One disgusting thing about Howard Sherman and Sela Ward is that they apparently want people to believe that they are providing charity to help poor kids, rather being mostly a government contractor. They have also gotten money from the United Way. “Hope Village” is a non-profit, but how much salary are they paying themselves? Why are they so attached to pulling in this government funding, rather than personally helping kids? Donations to the non-profit which they set up, “Hope Village“, would presumably be tax deductible.
Howard Sherman’s competitor in the race, David Baria (and wife Marcia) adopted a son, after theirs died, and gave him a real home, not an institutional one. The Barias’ goodness, helping people after Hurricane Katrina, and adopting a child , can move the non-emotional to tears, whereas everything appears strange, fake, and irksome about Howard Sherman.
According to a lawsuit, Sherman and two partners got $79 million in cash and Targus stock upon the sale of Roundhouse. Sherman and his Roundhouse partners were forced to return $4 million to Targus after mediation because Targus said they were misled over the value of the company. His part, if it was a third, would be around $25 million. https://miningawareness.wordpress.com/2018/06/15/us-senate-candidate-howard-shermans-company-ordered-to-pay-4-1-million-in-damages-sued-by-targus-for-misrepresentation-of-financial-condition-of-his-company-when-sold-to-them. Sherman claims to have other business interests, though names have proven difficult to find, and what they really do thus far impossible.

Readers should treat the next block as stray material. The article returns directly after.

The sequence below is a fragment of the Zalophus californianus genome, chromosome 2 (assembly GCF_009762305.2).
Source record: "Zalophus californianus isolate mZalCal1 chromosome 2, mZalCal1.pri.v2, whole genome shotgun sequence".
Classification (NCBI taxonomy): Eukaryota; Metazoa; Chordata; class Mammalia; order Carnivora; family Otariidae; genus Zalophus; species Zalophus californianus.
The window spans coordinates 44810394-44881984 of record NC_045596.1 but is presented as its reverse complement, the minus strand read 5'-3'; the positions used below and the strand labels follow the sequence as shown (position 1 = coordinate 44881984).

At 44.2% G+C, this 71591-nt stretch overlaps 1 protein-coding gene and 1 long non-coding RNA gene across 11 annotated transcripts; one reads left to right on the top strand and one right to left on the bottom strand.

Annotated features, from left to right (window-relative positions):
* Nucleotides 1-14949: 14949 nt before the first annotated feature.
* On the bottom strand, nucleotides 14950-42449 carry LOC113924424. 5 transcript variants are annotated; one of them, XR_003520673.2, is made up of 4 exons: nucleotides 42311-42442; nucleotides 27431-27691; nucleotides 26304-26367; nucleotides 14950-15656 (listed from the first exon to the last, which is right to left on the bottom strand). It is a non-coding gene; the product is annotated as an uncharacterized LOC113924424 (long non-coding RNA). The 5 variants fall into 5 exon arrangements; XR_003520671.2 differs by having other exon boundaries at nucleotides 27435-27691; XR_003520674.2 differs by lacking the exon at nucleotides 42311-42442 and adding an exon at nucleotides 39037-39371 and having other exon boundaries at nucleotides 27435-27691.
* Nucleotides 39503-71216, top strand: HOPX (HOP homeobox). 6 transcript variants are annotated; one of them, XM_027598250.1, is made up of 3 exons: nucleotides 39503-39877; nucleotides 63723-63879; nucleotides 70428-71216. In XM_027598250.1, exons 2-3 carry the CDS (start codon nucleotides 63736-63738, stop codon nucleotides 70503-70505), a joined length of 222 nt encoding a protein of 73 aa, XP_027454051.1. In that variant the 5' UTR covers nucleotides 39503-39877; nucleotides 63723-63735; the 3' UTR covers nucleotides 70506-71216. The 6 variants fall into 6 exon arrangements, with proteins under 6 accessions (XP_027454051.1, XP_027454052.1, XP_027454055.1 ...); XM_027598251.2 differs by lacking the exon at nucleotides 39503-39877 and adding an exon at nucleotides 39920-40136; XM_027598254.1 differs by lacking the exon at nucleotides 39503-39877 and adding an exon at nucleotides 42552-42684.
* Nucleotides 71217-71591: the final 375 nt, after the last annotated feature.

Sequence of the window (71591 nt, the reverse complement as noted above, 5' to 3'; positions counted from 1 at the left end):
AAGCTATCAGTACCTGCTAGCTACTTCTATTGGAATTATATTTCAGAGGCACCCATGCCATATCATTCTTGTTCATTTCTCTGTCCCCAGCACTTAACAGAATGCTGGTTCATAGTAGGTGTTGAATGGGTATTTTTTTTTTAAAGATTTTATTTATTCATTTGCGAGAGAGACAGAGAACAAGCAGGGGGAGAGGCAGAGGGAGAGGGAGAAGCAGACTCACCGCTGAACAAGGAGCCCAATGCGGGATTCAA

His wife made an estimated $125,000 per episode for “Graves“. Robert De Niro, who fund-raised for Sherman’s Senate campaign, is getting $775,000 per episode for his work . A couple of episodes by both of them would give them the $2 million to fund “Hope Village“, rather than taking government money, and could be a tax write off. Even the money Sherman is loaning the campaign himself, along with donations, would make a nice down payment for helping kids (and case workers).
Howard Sherman and Sela Ward could easily set up a nice rural homestead for the foster kids for comparatively cheap in Mississippi and personally care for them, but instead have opted for what used to be a Masonic children’s home built ca 1962 in Meridian. And, the area may not be very safe.
Even though Howard Sherman-Sela Ward seemingly want everyone to think they are like Jo March and her husband in “Little Men” this appears far from the truth. However, “Little Men” may hold useful ideas for what foster care could look like. In particular, they encouraged the children to learn to run businesses. And, no, they didn’t get small business government loans or grants, which is apparently Sherman’s idea of doing business.
About “Little Men”:
“The book recounts six months in the life of the students at Plumfield, a school run by German Professor Friedrich and Mrs. Josephine Bhaer (née March). The idea of the school is first suggested at the very end of Little Women, Part Two when adult Jo inherited the estate from her late Aunt March.